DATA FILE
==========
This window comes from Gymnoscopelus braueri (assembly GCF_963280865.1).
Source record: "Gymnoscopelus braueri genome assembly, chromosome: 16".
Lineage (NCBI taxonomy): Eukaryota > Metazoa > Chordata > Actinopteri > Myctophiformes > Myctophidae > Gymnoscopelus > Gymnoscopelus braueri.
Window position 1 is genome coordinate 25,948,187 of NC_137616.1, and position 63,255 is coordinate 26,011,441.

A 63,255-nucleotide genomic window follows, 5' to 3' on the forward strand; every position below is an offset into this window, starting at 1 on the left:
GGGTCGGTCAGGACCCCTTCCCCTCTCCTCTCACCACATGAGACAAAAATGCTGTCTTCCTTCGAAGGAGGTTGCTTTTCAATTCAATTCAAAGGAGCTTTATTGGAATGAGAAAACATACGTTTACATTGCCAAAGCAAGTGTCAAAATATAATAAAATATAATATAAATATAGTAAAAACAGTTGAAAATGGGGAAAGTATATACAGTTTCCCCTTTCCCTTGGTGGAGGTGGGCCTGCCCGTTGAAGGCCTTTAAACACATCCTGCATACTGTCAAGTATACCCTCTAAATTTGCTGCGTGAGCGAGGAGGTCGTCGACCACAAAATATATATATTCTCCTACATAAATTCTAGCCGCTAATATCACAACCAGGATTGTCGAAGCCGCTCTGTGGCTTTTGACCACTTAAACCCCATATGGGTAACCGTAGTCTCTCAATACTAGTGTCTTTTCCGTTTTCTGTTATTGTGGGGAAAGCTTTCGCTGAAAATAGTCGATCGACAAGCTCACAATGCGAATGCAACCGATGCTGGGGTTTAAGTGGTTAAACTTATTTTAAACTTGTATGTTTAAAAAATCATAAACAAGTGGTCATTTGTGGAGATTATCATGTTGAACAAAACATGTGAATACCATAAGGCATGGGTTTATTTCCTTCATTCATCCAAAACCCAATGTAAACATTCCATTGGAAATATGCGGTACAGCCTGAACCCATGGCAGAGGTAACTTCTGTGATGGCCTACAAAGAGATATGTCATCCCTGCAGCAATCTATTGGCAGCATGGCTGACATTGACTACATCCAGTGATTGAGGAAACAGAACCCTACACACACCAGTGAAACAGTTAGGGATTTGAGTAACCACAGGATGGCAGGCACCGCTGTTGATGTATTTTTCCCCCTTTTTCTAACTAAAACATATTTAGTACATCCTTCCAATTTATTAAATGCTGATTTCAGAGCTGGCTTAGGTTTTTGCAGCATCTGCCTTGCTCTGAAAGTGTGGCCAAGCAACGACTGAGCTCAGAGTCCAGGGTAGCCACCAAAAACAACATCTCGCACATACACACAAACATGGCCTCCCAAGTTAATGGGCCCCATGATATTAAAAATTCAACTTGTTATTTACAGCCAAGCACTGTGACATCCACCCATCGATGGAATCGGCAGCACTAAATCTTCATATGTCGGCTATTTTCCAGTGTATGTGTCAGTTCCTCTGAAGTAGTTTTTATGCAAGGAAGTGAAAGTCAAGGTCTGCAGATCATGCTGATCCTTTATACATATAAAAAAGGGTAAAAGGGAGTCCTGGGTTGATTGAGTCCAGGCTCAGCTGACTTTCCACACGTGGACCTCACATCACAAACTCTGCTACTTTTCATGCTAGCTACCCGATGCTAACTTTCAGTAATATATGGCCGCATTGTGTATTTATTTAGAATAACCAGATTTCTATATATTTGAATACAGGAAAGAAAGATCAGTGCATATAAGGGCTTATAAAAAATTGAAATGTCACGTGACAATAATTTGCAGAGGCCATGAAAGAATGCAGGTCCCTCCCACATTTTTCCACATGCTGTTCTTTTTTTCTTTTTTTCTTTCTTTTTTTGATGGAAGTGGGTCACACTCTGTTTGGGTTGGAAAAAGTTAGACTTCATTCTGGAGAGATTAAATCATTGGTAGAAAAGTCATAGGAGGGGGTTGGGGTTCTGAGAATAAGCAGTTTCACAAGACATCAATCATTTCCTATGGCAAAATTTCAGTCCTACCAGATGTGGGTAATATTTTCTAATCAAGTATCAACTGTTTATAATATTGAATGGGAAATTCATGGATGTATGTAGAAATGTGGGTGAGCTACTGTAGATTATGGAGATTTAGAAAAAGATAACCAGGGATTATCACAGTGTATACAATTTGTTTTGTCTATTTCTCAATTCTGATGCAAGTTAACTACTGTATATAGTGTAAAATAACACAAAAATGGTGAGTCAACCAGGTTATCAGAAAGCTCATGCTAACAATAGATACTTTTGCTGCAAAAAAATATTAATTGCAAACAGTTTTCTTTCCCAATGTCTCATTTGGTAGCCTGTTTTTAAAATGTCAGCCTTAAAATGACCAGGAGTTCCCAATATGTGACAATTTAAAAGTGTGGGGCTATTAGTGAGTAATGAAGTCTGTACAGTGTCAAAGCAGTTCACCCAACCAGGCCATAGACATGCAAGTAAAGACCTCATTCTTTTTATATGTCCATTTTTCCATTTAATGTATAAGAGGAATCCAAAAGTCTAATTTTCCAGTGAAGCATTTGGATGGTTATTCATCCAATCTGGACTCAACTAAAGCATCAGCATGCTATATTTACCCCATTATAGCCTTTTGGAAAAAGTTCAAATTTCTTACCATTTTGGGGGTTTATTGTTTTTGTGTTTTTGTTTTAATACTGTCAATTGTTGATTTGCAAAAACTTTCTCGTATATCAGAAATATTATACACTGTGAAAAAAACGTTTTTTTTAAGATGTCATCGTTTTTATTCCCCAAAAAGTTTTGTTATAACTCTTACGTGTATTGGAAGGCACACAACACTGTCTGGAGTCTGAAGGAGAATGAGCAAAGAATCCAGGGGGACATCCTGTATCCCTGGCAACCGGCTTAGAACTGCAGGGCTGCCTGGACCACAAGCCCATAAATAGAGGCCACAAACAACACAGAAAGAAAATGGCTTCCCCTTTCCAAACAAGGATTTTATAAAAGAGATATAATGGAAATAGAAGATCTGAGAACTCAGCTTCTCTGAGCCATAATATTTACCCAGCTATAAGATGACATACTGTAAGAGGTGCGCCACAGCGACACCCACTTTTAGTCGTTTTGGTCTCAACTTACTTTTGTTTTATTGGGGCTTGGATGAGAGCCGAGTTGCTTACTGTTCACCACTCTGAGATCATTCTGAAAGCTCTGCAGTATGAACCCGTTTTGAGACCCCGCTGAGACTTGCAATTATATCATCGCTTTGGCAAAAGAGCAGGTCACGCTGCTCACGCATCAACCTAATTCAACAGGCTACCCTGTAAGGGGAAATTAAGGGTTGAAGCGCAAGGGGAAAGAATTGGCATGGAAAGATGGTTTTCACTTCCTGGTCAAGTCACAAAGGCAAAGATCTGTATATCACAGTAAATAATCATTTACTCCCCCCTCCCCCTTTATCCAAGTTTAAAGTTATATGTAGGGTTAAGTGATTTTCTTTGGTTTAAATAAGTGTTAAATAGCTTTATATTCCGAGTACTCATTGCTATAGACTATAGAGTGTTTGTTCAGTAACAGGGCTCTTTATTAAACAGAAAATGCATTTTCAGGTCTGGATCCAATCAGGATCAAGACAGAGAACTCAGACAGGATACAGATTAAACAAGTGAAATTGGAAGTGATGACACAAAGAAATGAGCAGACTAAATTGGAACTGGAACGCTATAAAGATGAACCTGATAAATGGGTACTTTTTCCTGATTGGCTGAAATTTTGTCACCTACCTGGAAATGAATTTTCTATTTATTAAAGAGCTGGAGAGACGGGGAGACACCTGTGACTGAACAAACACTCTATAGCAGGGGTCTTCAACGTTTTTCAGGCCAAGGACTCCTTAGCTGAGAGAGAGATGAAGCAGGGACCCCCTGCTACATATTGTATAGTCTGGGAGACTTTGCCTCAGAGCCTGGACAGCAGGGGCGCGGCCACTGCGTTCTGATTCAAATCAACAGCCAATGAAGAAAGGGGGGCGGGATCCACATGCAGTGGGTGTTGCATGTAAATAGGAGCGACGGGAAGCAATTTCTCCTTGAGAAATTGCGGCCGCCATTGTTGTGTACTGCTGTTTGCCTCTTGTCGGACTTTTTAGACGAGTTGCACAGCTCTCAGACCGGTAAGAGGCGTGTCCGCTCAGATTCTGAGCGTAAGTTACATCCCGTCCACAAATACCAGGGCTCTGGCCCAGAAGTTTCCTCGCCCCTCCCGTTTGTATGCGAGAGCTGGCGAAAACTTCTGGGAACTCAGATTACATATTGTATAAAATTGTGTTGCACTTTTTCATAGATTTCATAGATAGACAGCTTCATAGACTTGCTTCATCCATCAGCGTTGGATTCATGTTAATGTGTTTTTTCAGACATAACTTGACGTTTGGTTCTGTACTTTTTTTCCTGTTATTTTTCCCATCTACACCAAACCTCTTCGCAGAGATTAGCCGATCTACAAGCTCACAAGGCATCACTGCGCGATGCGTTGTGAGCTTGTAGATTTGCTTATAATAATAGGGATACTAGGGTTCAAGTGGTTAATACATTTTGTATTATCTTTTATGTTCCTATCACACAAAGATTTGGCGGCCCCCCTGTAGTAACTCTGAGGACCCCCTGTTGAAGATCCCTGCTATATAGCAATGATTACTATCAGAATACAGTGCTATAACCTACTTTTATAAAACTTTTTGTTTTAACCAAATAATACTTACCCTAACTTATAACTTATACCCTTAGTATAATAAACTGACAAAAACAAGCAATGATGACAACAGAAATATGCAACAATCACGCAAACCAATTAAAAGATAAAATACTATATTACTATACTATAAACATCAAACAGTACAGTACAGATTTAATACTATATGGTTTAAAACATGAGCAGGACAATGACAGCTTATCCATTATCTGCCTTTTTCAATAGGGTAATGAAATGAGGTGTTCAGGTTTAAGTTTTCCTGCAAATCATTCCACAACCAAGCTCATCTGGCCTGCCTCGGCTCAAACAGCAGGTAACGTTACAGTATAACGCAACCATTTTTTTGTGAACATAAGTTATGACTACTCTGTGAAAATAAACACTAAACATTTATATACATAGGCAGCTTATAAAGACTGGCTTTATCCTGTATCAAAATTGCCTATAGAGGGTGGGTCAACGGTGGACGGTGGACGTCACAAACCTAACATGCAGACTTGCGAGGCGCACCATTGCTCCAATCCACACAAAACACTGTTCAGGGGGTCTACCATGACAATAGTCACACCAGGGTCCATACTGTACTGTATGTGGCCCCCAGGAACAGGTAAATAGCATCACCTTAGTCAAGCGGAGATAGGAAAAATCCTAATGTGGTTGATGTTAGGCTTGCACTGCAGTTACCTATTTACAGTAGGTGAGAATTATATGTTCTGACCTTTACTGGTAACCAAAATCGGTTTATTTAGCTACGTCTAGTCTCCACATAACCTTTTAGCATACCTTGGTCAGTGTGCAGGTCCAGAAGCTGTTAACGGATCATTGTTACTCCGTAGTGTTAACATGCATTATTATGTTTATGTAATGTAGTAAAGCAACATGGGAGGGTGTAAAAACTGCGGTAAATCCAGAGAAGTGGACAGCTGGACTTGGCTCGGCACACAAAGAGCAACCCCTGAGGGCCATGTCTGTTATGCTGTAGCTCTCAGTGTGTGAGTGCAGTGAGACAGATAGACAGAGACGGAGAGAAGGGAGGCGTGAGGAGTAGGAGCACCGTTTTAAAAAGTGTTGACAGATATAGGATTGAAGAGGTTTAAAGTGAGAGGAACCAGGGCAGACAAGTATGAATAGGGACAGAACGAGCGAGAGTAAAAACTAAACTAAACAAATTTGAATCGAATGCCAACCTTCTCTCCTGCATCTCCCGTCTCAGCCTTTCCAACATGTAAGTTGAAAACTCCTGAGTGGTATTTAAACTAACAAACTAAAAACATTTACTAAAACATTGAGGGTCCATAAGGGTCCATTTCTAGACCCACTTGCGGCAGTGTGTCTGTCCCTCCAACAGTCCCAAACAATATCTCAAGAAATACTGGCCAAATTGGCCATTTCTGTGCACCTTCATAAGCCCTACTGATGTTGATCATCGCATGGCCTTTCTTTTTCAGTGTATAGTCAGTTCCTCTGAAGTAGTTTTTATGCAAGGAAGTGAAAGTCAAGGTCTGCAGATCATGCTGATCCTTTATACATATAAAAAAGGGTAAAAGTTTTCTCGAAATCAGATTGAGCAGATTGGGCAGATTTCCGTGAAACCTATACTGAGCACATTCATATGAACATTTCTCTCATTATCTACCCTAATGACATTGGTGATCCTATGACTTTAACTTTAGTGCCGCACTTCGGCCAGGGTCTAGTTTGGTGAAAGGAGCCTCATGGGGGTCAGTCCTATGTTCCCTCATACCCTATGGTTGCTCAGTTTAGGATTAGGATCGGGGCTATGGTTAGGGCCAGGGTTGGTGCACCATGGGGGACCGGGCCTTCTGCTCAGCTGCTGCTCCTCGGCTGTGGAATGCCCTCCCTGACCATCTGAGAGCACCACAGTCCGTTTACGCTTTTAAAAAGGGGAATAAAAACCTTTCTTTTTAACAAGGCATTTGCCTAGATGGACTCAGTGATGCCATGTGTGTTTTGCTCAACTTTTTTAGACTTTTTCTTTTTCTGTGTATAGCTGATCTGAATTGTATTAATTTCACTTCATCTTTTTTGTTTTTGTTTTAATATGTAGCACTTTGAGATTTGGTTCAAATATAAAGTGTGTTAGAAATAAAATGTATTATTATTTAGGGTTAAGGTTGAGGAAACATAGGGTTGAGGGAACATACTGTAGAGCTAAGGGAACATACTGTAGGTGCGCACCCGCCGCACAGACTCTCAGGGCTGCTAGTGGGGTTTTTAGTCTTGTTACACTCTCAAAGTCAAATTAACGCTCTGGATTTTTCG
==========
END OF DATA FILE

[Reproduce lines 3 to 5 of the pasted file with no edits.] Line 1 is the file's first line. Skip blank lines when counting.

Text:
Lineage (NCBI taxonomy): Eukaryota > Metazoa > Chordata > Actinopteri > Myctophiformes > Myctophidae > Gymnoscopelus > Gymnoscopelus braueri.
Window position 1 is genome coordinate 25,948,187 of NC_137616.1, and position 63,255 is coordinate 26,011,441.

A 63,255-nucleotide genomic window follows, 5' to 3' on the forward strand; every position below is an offset into this window, starting at 1 on the left: